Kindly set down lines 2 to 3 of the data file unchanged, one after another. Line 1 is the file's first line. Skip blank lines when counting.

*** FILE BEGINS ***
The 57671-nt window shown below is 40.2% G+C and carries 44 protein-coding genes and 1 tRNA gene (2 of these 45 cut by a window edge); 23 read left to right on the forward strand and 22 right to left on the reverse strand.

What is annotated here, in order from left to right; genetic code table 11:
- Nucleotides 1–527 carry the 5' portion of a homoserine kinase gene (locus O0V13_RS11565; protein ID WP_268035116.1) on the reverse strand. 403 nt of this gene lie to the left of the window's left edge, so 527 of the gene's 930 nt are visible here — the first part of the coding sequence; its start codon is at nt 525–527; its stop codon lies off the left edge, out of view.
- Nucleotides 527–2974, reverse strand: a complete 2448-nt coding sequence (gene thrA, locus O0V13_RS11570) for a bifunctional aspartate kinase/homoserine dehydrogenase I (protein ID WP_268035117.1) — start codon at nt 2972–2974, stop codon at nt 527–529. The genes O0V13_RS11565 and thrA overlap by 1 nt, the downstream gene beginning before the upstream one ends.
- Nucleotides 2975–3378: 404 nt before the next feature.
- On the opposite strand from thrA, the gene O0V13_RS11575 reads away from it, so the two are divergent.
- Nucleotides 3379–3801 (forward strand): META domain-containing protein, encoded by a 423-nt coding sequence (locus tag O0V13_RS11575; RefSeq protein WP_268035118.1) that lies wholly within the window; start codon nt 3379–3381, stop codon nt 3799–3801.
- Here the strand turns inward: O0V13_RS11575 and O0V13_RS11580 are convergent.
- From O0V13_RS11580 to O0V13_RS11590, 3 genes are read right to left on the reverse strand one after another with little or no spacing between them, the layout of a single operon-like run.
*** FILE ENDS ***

What is annotated here, in order from left to right; genetic code table 11:
- Nucleotides 1–527 carry the 5' portion of a homoserine kinase gene (locus O0V13_RS11565; protein ID WP_268035116.1) on the reverse strand. 403 nt of this gene lie to the left of the window's left edge, so 527 of the gene's 930 nt are visible here — the first part of the coding sequence; its start codon is at nt 525–527; its stop codon lies off the left edge, out of view.